You can’t very well leave your best mate at home while you head off on a family adventure, but there are some key things to consider before you take your beloved pooch camping.
In this episode of the Snowys Camping Show, Ben and Lauren give you the (poop) scoop on all you need to know – where you can take them, how to keep your dog safe and comfortable, and the best ways for transporting them in your car, plus more! So, check it out below for all the details.
Listen to the full episode here:
Or you can watch the video version here:
- 00:00 – Intro
- 03:20 – Where you can take your dog camping
- 04:52 – Why you can’t take dogs to national parks
- 05:53 – Camping with friends who can look after your dog
- 06:58 – Baits and poison
- 07:59 – On leash areas
- 09:40 – Don’t leave your dog unattended
- 11:41 – First aid considerations
- 13:38 – Water for your pet
- 14:43 – Checking for ticks
- 15:47 – Food for your dog
- 17:44 – Leaving no trace
- 19:14 – Sleeping options
- 23:06 – Travelling in your vehicle
Links to things mentioned in this episode:
- Sea to Summit Kitchen Sink
- Sea to Summit pop up bowls
- Camping dog beds
- Darche Hutch Annex
- Forestries SA website
Where can’t you take them?
Unfortunately, you can’t take your canine into conservation parks or national parks, but for good reasons. The scent they leave behind disrupts wildlife and keeps them away from their own habitat. Plus, there’s the risk that they might injure or frighten native animals, and often baiting systems are in place to control feral species. These can be fatal if ingested by your dog. Some national parks allow you to take your pup for walks only, but they must stay on the trails and be on leads at all times.
Where can you take them?
Game reserves are generally a good go-to place to look for a dog-friendly campsite, as well as some caravan parks, and state forests. Wikicamps is a great resource to research an appropriate site, as you can filter out locations that aren’t pet-friendly.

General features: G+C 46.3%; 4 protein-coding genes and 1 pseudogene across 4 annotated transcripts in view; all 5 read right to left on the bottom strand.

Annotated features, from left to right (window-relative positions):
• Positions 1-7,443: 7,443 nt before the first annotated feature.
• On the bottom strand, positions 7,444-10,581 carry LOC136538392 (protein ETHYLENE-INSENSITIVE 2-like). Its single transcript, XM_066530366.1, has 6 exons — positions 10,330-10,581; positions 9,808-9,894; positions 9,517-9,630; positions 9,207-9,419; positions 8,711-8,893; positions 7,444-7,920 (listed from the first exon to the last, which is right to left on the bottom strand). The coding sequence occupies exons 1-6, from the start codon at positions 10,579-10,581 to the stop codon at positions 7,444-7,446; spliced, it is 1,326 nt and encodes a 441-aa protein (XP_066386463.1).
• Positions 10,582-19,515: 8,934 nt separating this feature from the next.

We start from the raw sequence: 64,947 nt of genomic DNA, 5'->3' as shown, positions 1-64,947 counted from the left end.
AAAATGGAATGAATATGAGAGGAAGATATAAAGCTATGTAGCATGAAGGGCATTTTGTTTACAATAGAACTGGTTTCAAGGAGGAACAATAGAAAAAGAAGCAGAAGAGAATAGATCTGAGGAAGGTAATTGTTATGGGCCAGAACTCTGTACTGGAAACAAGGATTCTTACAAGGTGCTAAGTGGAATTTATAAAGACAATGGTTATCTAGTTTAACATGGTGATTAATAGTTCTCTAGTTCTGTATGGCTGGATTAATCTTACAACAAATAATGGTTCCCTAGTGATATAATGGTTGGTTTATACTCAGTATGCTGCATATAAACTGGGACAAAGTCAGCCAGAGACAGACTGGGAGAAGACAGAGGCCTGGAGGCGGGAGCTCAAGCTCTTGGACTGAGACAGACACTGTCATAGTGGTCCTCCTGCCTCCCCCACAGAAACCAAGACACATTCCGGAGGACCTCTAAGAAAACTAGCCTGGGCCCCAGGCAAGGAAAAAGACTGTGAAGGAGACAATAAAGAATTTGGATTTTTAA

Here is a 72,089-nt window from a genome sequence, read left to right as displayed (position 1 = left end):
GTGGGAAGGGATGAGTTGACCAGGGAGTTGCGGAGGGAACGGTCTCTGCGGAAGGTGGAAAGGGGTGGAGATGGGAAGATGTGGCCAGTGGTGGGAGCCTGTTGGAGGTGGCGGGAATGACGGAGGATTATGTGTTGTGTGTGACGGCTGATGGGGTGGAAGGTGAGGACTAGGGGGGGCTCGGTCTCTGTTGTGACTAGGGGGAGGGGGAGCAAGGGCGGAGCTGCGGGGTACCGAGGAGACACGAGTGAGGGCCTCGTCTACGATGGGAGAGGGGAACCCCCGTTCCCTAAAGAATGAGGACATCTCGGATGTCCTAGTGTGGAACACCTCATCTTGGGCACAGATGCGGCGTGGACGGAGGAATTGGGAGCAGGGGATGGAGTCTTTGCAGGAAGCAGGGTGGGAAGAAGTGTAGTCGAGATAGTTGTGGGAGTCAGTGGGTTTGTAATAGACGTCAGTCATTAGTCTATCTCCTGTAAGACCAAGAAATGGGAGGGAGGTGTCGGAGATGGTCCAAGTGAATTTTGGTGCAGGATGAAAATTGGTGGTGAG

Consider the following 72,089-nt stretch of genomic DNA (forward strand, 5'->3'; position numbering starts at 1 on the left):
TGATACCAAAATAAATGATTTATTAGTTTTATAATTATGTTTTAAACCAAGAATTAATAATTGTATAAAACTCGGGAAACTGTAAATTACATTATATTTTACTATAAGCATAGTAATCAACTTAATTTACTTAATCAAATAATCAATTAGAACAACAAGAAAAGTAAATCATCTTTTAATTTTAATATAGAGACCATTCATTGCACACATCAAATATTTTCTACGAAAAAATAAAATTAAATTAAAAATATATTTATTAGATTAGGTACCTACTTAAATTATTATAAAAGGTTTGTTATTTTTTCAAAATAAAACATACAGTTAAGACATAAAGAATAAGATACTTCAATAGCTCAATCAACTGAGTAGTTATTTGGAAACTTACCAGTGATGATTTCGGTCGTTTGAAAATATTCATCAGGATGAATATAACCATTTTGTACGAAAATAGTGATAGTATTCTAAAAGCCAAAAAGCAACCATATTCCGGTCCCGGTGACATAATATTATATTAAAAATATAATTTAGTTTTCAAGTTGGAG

Include your dog on your adventure
It’s important to consider how much you’re able to include your dog in all aspects of your adventure. It’s not fair to your pup or to other people if you leave them at camp all day while you go off exploring. Have some thought to your pet’s behaviour when they’re left alone and consider leaving them with a sitter at home if you’re not able to include them.
Leaving your dog with other people
If you’re camping with friends, you may be able to leave your pooch with others that you trust for a few hours at a time while you do a short hike or day trip. This again is dependent on your pet’s temperament and your travel companions.
First aid considerations
There are a few considerations for keeping your pet safe when you take them camping with you. Make sure they can be identified with a collar should they get lost. Don’t let them eat or drink anything they find at the campsite and have plenty of water at the ready so they can stay hydrated.
Find out if there are ticks in the area where you’re headed and make sure you know how to treat them. You will need to check your pet morning and night to be sure he/she has not got any. Keep up to date with basic first aid for animals and stock up your kit with the appropriate essentials. Before you leave, it’s a good idea to check in advance where the nearest vet is from your campsite, just in case you need help.